Volume IV opens in 1929, when Maud is 54 years old. She and her husband Ewan have lived in Norval, Ontario for several years. Her son Chester is about to begin college. Stuart is still in boarding school.
[There is a] complex relation between the journals and their creator. She may dramatize events to heighten their effect once she decides to write about them, but she will also resist writing about deeply unpleasant events in her family until there is no chance of a reprieve or reversal.
Her evasions show another emerging conflict in her life, between her need of her journal as a release from anxiety she cannot talk over with her husband, and her growing perception of her journal as a permanent record that will eventually be published, exposing family privacies during her sons’ lifetimes. She does not allow herself to express her worst fears about her family or her own deepest self-doubts in this journal. She tells nothing that she thinks will truly diminish her future reputation. She is always the patient and concerned mother. This volume of the journals appears frank and revealing, but there are subjects she clearly avoids. Consequently these late journals hold new fascination for those interested in the smoke-and-mirrors game of self-representation.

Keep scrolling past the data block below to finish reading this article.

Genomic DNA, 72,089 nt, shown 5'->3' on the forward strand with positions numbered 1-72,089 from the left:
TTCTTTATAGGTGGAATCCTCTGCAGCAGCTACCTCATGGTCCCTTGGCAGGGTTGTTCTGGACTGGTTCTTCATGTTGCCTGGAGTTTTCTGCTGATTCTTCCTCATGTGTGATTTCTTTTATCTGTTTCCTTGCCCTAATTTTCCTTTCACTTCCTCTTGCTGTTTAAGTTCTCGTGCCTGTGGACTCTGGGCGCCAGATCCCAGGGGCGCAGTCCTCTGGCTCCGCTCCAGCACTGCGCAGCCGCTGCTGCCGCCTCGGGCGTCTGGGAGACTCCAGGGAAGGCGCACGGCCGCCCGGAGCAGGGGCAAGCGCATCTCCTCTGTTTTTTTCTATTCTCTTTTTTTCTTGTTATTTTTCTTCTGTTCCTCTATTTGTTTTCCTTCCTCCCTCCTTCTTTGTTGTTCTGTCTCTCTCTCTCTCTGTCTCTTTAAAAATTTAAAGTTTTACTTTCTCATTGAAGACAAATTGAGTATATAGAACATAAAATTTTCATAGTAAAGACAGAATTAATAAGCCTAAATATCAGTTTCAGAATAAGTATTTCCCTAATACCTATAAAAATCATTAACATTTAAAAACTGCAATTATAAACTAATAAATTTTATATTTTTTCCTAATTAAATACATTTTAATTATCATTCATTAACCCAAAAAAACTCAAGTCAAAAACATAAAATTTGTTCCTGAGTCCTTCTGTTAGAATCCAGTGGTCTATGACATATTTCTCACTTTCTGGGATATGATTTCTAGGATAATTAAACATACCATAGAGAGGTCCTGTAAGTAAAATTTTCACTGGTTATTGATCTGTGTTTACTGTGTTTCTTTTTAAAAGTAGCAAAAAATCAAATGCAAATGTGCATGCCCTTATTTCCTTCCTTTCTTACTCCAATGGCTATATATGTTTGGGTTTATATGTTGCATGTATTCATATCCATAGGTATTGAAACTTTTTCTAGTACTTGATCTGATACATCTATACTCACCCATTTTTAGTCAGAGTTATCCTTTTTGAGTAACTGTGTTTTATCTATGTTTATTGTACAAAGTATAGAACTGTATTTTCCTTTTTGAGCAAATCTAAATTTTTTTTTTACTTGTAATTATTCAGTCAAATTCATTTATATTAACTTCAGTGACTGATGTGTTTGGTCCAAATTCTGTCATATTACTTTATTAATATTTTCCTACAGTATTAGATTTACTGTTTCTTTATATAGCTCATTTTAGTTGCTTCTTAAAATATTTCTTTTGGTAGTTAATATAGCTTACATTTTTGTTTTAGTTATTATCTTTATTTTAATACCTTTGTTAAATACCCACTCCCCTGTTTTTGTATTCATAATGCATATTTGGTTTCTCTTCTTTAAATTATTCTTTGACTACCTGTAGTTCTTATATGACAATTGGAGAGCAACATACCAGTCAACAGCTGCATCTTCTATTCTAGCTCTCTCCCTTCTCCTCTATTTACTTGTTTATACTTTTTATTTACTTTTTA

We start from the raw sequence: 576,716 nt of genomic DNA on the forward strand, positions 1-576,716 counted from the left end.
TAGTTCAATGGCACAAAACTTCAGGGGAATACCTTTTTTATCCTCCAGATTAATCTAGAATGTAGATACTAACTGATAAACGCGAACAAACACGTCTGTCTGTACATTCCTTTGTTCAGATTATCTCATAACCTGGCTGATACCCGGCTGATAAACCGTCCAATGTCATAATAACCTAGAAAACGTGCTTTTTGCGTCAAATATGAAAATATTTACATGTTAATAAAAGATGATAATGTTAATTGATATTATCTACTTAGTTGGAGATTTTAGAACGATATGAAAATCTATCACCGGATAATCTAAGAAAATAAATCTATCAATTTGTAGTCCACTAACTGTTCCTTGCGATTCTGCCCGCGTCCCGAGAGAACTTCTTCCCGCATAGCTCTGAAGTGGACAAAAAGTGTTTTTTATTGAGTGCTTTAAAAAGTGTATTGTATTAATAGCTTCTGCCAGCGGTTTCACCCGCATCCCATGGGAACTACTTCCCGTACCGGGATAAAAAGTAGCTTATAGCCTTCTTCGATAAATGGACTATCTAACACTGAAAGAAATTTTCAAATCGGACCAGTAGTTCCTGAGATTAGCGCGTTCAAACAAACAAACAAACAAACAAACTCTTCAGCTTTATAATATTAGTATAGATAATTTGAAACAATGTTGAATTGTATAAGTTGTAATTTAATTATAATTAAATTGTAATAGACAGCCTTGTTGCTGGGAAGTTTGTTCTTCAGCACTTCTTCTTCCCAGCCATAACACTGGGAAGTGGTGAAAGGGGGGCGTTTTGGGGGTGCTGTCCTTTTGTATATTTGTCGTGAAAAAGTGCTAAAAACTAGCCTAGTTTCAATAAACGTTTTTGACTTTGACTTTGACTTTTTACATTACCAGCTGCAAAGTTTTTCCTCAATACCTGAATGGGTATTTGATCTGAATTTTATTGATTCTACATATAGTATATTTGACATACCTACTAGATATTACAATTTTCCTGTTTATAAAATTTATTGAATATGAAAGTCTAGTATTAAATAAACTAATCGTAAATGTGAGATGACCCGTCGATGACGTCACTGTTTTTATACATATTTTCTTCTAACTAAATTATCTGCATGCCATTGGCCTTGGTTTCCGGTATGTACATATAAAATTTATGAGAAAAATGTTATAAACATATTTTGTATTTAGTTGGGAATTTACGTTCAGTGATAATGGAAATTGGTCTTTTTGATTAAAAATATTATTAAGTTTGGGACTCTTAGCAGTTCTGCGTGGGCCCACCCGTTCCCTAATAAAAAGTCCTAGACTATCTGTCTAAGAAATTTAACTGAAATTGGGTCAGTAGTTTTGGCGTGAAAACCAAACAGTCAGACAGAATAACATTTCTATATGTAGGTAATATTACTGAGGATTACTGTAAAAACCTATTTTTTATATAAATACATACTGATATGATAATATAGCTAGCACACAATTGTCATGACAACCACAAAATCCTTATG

Last month I was amazed to find in my inbox the following email from Mary Rubio, one of the two editors of Maud’s journals:
I enjoyed reading your post — and am glad to know how much people find engagement with L. M. Montgomery’s journals.
Some of my speculations about questions you wonder about can be found in my biography of Montgomery, LUCY MAUD MONTGOMERY: THE GIFT OF WINGS (Random House, 2008).
Mary Henley Rubio
While I haven’t yet read THE GIFT OF WINGS, I have downloaded it and look forward to digging in after the read along is done. Happy reading! Be sure to stop by 30 August for our discussion on Volume IV.
*LMM’s married name